After reading the book cover copy, I thought this book was going to be fascinating. Have a look at said copy:
Locked away by her reclusive and intensely protective father, the recently deceased “Mad Lord of Northumberland,” Melissa is beautiful and educated but painfully naive about the real world – and the dark secrets of her birth. Now in the care of her uncle, the Earl of Braddock, she must prepare to enter London society and find a proper husband, a task that grows complicated when she falls for the one man she can never have. Just as a promising new life begins to eclipse her tragic past, she'll find herself consumed by a forbidden love that could destroy it all.
A book about a young woman who was educated but never brought out into society, with a menacing lord (or two), a well-meaning uncle, and a secret about herself that she cannot reveal to anyone outside her family would seem like a good mix of intrigue, social drama, and conflict. Unfortunately, in the end, the tension which was built through the book was extinguished too soon and offstage, and any drama fizzled out like the plot was afraid of it. Some things happened. Bigger things were meant to happen, I think, but they didn't. The part I didn't expect to be so fascinating was very enjoyable, but the rest was a letdown.
Melissa, the heroine, is perfect. Perfectly perfect in every adorable way (except for the secret of her birth – she's illegitimate, a fact which no one knows about). She's so perfect she's almost uninteresting, really. And that's quite a feat: she should be very interesting. She's been kept in her rooms at her old home her entire life because her father went a little out of his mind after her mother died, and became convinced that if anyone touched Melissa, she'd get sick and die, too. So everyone handled her with gloves – as in, they wore gloves and never touched her with bare hands, not even her trusty confidante servant.
When her dad dies and her home is sold – to a menacing mad duke who is not the mad lord of the title (who by the way does surprisingly little with the house even though the whole prologue is said duke mentally rubbing his hands together and chuckling with evil glee about having bought it) – her father's brother, the Earl of Braddock, comes to pick her up and take her to his home, bringing with him a suitable chaperone, Miss Diane Stanhope. More on her in a moment.
The Earl of Braddock at some point made a promise to his reclusive brother to look after the even-more-reclusive daughter, Melissa, if anything happened to said reclusive brother, but even with that promise, Braddock has never met the daughter. And of course the daughter is left with a very small inheritance, AND she's not really the brother's kid, so Braddock has his work cut out for him: hide the fact that the pretty but heretofore socially unknown niece is illegitimate, and marry her off as soon as possible so as to keep his promise to his dead brother.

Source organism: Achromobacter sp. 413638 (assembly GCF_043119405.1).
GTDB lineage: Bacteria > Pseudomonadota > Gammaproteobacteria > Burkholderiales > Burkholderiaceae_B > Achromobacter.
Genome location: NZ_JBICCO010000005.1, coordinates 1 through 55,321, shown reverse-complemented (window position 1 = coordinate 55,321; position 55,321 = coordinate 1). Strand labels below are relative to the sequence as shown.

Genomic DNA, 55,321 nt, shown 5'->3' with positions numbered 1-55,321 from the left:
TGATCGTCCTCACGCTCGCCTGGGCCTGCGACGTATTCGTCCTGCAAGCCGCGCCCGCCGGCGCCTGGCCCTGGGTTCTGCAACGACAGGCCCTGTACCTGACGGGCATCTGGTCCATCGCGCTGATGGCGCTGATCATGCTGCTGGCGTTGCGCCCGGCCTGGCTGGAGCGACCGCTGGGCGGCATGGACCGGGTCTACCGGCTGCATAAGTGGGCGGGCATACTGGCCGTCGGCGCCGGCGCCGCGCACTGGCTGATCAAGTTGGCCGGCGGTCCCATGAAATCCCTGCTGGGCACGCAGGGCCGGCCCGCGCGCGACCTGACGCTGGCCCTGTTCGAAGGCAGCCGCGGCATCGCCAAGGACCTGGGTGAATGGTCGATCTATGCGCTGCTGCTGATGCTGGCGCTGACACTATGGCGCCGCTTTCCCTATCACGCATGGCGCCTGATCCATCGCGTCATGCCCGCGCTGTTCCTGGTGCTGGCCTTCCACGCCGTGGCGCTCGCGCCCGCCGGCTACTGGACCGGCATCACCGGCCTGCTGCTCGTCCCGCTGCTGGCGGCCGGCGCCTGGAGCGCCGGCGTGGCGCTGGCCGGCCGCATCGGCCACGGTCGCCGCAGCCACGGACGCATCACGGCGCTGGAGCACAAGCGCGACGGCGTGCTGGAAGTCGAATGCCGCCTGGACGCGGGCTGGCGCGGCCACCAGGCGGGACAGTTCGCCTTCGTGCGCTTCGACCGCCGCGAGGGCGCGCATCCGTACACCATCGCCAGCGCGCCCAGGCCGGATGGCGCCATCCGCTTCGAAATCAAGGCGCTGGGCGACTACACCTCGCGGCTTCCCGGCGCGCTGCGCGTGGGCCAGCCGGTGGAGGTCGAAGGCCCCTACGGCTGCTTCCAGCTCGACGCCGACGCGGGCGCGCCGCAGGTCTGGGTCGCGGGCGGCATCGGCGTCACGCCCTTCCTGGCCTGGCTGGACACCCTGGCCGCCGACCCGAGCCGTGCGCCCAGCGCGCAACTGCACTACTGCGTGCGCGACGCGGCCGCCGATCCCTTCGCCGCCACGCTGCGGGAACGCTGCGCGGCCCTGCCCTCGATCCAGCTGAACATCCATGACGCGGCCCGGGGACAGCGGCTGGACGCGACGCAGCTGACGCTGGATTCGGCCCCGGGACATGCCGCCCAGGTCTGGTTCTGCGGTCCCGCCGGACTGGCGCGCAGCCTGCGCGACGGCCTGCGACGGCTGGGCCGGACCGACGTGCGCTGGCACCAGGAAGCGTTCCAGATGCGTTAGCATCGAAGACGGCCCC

Piece of cake, right?
Like I said, Melissa has never been out of her room since her mother died. Ever. She had dancing lessons, tutoring, and whatnot, wore fashionable clothes and read the latest news, all the while never stepping out of her suite of rooms. So when it comes time for her to put on a coat and go down the stairs to the earl's carriage, she's not even sure how to descend stairs. But she does it after a moment's thought. She's never seen horses or been in a carriage, but whatever, in you go, girlfriend.
This is one point in which I wish more had been made of Melissa's unfamiliarity with just about everything. The new things she encounters sometimes present a large challenge, like touching people or having people touch her, but other things don't seem to surprise her much. I wished I'd read more about the introduction of Melissa to everything outside her bedroom, but sometimes it took a chapter or so, or sometimes it took two sentences.
The chaperone, Miss Stanhope, is relieved that despite the illegitimacy and the weirdness of never leaving her room, Melissa is beautiful, well-educated, and pleasant to be around. She's been living in the historical romance equivalent of a plastic bubble, but Ms. Stanhope thinks that with gradual introductions into larger groups, Melissa will have minimal problems with her entrance into the outside world.
Let me tell you about the good part: the chaperone was one of my favorite characters AND her story was the better romance of the novel. Miss Stanhope is a plain woman who has never married, and is very much a spinster. The earl dances with her at a ball so he can ask her to be his niece's chaperone, and before he starts talking, she allows herself a moment to enjoy being asked to dance by an earl. Miss Stanhope has a bit of a crush on the earl:
As always, when Lord Braddock walked toward her—or even looked at her, for that matter—her heart sped up a notch. She couldn’t stop it any more than she could stop his look of complete boredom.
Miss Stanhope herself is very plain, though Melissa insists she's very pretty (Melissa's known probably 9 women in her life, so her pool of comparison is somewhat limited). But both Melissa and the earl notice that when Miss Stanhope smiles, she's lovely.
Throughout the story, Miss Stanhope's job is to keep Melissa protected, to make sure nothing inappropriate happens, and to ease her entry into society. The earl's job is to introduce her to eligible men who would be happy to have a beautiful young wife and her modest dowry, and so he makes lists and introduces these men to Melissa – hoping that perhaps one might interest her, and vice versa. So the earl's job and Miss Stanhope's job are both complimentary and at odds. She warns the earl about allowing his son so much time alone with Melissa, he tells Miss Stanhope she's being silly, and they both try to expand and limit Melissa's experiences.